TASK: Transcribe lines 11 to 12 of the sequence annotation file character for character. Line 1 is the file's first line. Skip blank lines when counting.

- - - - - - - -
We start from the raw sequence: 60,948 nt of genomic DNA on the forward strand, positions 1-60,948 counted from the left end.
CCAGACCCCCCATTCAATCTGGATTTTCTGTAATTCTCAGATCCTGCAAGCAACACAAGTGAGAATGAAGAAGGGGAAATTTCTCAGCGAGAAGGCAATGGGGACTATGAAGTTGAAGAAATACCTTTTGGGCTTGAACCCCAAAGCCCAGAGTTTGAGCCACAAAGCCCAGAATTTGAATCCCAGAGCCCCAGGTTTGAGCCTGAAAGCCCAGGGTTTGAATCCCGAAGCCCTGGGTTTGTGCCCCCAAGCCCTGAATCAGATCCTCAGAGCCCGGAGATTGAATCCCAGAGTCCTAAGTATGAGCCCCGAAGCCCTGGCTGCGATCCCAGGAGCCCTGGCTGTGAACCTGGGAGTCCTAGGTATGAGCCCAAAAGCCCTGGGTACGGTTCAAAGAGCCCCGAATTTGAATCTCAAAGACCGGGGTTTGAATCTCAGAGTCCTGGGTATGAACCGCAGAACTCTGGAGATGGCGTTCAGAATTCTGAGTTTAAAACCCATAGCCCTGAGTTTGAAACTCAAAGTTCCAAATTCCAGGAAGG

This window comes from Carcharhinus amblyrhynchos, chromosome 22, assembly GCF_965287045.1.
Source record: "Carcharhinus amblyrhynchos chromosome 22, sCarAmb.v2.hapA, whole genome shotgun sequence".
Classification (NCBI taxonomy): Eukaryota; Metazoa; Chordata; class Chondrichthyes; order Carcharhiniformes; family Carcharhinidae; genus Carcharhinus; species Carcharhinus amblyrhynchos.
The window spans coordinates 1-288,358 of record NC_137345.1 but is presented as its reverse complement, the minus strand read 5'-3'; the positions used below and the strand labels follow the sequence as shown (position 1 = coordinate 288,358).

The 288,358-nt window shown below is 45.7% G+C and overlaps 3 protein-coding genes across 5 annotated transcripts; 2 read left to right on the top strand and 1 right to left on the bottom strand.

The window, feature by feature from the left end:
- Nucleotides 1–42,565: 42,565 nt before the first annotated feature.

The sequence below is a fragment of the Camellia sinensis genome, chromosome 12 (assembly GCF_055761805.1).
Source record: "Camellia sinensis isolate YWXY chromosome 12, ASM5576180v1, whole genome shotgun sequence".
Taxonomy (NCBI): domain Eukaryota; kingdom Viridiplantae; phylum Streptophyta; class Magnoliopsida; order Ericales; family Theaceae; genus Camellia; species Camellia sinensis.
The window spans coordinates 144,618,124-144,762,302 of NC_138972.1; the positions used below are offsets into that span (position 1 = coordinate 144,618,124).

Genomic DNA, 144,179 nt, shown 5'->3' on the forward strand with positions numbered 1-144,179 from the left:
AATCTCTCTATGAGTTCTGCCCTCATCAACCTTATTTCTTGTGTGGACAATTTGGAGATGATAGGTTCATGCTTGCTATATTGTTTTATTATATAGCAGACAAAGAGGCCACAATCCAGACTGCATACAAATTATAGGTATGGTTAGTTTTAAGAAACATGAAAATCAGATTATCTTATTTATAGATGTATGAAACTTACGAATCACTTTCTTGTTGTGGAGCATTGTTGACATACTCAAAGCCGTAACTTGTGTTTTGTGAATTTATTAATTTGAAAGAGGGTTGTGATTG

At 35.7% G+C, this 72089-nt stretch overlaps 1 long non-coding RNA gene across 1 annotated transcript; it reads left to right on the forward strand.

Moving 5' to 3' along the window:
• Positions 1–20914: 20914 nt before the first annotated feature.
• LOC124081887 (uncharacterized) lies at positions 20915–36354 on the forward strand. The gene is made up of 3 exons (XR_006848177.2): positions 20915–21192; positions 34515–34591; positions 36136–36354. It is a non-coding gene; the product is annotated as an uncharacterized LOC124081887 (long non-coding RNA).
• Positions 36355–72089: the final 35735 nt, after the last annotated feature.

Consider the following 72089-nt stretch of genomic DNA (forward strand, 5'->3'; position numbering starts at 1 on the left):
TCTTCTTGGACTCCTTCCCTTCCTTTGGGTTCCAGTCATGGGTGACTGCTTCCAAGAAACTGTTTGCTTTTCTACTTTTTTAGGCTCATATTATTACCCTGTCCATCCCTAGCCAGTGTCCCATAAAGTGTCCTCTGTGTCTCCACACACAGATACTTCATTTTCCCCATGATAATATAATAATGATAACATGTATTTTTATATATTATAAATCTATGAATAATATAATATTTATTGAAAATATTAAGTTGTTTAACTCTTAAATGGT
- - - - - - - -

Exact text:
Source record: "Camellia sinensis isolate YWXY chromosome 12, ASM5576180v1, whole genome shotgun sequence".
Taxonomy (NCBI): domain Eukaryota; kingdom Viridiplantae; phylum Streptophyta; class Magnoliopsida; order Ericales; family Theaceae; genus Camellia; species Camellia sinensis.